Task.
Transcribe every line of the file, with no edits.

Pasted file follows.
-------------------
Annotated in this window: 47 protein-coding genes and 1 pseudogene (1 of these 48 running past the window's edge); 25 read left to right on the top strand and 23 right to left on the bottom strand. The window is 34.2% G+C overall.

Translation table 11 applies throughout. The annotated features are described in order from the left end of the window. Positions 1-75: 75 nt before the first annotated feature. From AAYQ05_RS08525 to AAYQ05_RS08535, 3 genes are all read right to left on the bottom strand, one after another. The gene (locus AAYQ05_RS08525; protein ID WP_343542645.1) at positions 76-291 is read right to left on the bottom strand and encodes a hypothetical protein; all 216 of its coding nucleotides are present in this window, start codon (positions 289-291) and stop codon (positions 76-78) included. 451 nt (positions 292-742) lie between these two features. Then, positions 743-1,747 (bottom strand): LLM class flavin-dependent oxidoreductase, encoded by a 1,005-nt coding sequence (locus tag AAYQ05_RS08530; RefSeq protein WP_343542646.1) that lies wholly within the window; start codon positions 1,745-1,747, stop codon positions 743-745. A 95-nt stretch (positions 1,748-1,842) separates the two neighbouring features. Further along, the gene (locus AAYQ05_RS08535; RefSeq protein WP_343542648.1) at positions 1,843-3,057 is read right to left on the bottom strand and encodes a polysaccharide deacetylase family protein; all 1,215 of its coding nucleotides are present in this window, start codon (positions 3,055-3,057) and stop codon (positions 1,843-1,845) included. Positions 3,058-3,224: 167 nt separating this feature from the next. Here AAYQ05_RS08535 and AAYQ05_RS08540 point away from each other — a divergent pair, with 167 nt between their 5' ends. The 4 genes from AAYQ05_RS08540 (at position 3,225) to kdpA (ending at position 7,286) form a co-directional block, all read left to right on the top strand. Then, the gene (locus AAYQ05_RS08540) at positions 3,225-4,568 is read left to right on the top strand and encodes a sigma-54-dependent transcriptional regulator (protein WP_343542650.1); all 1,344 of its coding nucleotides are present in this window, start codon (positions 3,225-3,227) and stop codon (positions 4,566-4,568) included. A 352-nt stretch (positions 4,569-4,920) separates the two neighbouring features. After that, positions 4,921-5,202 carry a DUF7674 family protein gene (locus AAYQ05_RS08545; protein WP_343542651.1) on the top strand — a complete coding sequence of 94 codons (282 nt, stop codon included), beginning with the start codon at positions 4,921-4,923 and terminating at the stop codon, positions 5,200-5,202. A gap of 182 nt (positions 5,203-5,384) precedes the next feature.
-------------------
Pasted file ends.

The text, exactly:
Annotated in this window: 47 protein-coding genes and 1 pseudogene (1 of these 48 running past the window's edge); 25 read left to right on the top strand and 23 right to left on the bottom strand. The window is 34.2% G+C overall.

Translation table 11 applies throughout. The annotated features are described in order from the left end of the window. Positions 1-75: 75 nt before the first annotated feature. From AAYQ05_RS08525 to AAYQ05_RS08535, 3 genes are all read right to left on the bottom strand, one after another. The gene (locus AAYQ05_RS08525; protein ID WP_343542645.1) at positions 76-291 is read right to left on the bottom strand and encodes a hypothetical protein; all 216 of its coding nucleotides are present in this window, start codon (positions 289-291) and stop codon (positions 76-78) included. 451 nt (positions 292-742) lie between these two features. Then, positions 743-1,747 (bottom strand): LLM class flavin-dependent oxidoreductase, encoded by a 1,005-nt coding sequence (locus tag AAYQ05_RS08530; RefSeq protein WP_343542646.1) that lies wholly within the window; start codon positions 1,745-1,747, stop codon positions 743-745. A 95-nt stretch (positions 1,748-1,842) separates the two neighbouring features. Further along, the gene (locus AAYQ05_RS08535; RefSeq protein WP_343542648.1) at positions 1,843-3,057 is read right to left on the bottom strand and encodes a polysaccharide deacetylase family protein; all 1,215 of its coding nucleotides are present in this window, start codon (positions 3,055-3,057) and stop codon (positions 1,843-1,845) included. Positions 3,058-3,224: 167 nt separating this feature from the next. Here AAYQ05_RS08535 and AAYQ05_RS08540 point away from each other — a divergent pair, with 167 nt between their 5' ends. The 4 genes from AAYQ05_RS08540 (at position 3,225) to kdpA (ending at position 7,286) form a co-directional block, all read left to right on the top strand. Then, the gene (locus AAYQ05_RS08540) at positions 3,225-4,568 is read left to right on the top strand and encodes a sigma-54-dependent transcriptional regulator (protein WP_343542650.1); all 1,344 of its coding nucleotides are present in this window, start codon (positions 3,225-3,227) and stop codon (positions 4,566-4,568) included. A 352-nt stretch (positions 4,569-4,920) separates the two neighbouring features. After that, positions 4,921-5,202 carry a DUF7674 family protein gene (locus AAYQ05_RS08545; protein WP_343542651.1) on the top strand — a complete coding sequence of 94 codons (282 nt, stop codon included), beginning with the start codon at positions 4,921-4,923 and terminating at the stop codon, positions 5,200-5,202. A gap of 182 nt (positions 5,203-5,384) precedes the next feature.